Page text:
>
    > My approach would be to treat each __init__ as a wrapping function, grabbing
    > the items it needs out of the keyword dictionary and then calling the next
    > __init__. Curious to hear other approaches though:
    >
    > def Grab(argdict, key, default):
    > """Like argdict.get(key, default), but also deletes key from argdict."""
    > if key in argdict:
    > retval = argdict["key"]
    > del(argdict[key])
    > else:
    > retval = default
    > return retval
    >
    > class Base(object):
    > def __init__(self, x=0, y=None):
    > print "in Base init"
    > self.x = x
    > self.y = y
    >
    > class Derived1(Base):
    > def __init__(self, **kwargs):
    > print "in Derived1 init"
    > self.z = Grab(kwargs, "z", None)
    > super(Derived1, self).__init__(**kwargs)
    >
    > class Derived2(Derived1):
    > def __init__(self, **kwargs):
    > print "in Derived2 init"
    > self.a = Grab(kwargs, "a", 0)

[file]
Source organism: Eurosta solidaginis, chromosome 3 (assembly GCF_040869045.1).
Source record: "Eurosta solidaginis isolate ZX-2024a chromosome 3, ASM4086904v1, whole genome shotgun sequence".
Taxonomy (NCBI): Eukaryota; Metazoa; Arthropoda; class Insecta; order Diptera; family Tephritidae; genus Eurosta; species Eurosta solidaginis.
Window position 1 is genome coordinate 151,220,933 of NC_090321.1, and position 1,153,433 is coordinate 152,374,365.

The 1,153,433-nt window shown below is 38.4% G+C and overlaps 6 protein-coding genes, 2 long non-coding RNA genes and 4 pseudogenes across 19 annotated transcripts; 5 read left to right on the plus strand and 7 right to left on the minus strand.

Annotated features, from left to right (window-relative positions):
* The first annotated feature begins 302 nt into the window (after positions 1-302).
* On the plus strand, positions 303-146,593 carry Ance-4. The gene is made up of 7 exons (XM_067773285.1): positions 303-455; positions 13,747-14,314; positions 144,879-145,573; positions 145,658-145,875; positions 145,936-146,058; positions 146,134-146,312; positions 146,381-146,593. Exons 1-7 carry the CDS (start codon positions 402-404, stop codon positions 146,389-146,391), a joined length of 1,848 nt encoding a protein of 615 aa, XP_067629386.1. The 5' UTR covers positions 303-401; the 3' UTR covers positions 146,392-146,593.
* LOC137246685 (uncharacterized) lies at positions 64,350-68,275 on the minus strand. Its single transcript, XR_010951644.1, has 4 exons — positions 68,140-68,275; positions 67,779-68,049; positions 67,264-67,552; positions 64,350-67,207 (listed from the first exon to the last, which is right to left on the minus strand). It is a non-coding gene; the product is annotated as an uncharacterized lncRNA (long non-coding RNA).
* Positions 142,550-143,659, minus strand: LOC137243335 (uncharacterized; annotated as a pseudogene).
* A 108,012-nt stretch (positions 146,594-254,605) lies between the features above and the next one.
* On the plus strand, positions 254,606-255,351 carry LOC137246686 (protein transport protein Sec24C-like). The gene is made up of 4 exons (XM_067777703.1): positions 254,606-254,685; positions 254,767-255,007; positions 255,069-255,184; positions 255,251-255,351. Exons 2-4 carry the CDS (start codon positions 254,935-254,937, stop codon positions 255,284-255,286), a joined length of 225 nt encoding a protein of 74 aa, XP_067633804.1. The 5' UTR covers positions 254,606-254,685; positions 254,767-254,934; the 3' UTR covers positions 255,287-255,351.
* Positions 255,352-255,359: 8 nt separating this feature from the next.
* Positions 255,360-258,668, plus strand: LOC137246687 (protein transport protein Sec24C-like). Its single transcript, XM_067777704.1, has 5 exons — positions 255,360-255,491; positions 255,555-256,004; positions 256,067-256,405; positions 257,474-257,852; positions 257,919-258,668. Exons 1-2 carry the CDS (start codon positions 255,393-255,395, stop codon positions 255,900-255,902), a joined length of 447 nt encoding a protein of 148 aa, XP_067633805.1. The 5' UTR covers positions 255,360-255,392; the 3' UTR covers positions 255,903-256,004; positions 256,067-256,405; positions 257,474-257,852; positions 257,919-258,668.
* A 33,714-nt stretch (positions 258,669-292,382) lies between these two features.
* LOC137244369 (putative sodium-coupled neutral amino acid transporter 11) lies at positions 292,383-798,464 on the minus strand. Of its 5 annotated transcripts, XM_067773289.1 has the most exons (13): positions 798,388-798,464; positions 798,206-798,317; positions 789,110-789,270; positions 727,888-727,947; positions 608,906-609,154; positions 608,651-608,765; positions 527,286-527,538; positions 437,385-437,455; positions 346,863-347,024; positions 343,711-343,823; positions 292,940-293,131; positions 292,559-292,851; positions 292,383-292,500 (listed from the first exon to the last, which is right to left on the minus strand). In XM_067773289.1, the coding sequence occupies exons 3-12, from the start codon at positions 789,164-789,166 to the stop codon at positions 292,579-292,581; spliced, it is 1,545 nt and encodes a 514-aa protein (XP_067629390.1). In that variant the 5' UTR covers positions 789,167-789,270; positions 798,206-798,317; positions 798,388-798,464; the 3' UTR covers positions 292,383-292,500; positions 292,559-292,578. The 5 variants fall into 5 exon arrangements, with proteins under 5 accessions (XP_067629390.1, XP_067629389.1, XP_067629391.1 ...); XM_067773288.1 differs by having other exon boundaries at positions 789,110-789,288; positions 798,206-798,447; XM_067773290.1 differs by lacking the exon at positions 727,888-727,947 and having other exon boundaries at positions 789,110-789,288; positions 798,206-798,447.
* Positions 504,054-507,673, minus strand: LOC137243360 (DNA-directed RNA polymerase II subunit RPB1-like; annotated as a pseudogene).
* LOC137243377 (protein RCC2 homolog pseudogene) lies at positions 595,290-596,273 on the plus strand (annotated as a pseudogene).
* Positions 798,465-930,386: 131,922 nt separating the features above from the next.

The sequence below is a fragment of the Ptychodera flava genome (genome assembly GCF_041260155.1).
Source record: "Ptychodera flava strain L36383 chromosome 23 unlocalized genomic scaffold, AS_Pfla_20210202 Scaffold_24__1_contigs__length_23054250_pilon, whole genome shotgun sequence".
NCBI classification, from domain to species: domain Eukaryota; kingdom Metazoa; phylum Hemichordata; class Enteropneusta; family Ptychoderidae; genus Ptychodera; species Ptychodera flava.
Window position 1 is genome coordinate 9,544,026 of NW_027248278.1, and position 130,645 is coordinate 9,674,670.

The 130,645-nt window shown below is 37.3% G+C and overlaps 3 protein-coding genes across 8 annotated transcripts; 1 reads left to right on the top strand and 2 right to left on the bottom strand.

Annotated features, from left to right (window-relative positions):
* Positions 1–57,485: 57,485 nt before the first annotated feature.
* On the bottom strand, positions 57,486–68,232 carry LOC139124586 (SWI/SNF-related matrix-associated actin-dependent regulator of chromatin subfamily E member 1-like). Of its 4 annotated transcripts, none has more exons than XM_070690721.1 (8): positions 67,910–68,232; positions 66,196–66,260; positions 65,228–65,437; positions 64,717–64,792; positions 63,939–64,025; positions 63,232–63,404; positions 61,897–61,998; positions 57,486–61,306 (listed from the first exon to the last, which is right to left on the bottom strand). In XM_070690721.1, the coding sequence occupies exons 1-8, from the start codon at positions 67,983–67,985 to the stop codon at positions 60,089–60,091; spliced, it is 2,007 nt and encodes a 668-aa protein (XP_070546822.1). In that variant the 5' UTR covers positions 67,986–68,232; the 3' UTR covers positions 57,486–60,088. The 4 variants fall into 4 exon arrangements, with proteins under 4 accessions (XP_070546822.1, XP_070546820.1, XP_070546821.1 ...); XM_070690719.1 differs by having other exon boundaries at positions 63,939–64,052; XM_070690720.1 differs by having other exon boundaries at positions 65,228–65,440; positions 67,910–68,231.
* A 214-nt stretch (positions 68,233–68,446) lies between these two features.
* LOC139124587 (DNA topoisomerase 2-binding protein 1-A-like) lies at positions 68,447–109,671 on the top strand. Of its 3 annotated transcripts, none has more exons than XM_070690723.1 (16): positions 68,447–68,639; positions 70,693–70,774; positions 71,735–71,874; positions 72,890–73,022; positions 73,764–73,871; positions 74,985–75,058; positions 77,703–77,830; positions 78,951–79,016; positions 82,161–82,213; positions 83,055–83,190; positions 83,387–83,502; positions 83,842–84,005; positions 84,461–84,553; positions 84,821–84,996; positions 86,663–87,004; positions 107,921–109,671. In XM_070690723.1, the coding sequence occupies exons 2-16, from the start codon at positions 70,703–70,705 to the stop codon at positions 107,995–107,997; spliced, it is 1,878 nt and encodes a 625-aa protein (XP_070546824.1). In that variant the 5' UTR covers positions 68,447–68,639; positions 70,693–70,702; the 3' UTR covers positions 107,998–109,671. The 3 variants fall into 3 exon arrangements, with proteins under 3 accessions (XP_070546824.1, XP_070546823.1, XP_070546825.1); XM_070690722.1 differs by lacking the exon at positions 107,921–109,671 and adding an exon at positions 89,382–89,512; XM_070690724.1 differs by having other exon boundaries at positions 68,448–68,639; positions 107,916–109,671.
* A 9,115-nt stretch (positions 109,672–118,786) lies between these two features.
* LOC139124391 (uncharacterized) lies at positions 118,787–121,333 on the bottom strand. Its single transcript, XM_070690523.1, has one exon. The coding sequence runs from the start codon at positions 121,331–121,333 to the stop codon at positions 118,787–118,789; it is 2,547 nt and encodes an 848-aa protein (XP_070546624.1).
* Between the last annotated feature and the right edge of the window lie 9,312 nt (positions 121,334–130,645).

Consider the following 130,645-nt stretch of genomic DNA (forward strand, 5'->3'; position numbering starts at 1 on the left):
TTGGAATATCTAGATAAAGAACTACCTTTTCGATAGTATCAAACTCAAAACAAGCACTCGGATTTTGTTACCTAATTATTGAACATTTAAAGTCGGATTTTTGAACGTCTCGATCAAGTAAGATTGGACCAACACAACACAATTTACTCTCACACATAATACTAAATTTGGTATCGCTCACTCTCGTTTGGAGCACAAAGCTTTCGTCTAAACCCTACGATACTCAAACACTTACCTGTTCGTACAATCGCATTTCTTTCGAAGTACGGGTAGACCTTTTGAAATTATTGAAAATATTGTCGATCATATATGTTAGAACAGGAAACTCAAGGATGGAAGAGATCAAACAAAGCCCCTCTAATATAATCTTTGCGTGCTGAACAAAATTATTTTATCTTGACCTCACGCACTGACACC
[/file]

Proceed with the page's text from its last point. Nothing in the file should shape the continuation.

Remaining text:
> self.b = Grab(kwargs, "b", False)
    > super(Derived2, self).__init__(**kwargs)
    > print self.__dict__
    >
    > newthing = Derived2(x=234, y="blah", a=55555)



    The problem with this (apart from being somewhat more verbose and less
    explicit) is that you have to set existing attributes (like x and y)
    *after* the call to super __init__ while new attributes (like z, a and
    b) *before* the call. Mixing it up will either raise a runtime error
    for passing an unknown argument to the parent, or (worse) set the
    parent's default instead of the child's. So for the common attribute
    setting case it involves more error-prone boilerplate code.

    George
    George Sakkis, Jan 21, 2008
    #9
    1. Advertising

Want to reply to this thread or ask your own question?

It takes just 2 minutes to sign up (and it's free!). Just click the sign up button to choose a username and then you can ask your own questions on the forum.
Similar Threads
  1. Stefan Siegl
    Replies:
    1
    Views:
    495
    Kermit T Tensmeyer
    Jul 28, 2003
  2. Bob Foster
    Replies:
    0
    Views:
    418
    Bob Foster
    Jul 30, 2003
  3. Peekachu
    Replies:
    1
    Views:
    321
    Oliver Wong
    Jul 10, 2006
  4. Replies:
    3
    Views:
    1,522
    Brandon McCombs
    May 2, 2007
  5. dkmd_nielsen
    Replies:
    6
    Views:
    198
    Joel VanderWerf
    Nov 26, 2008
Loading...

Share This Page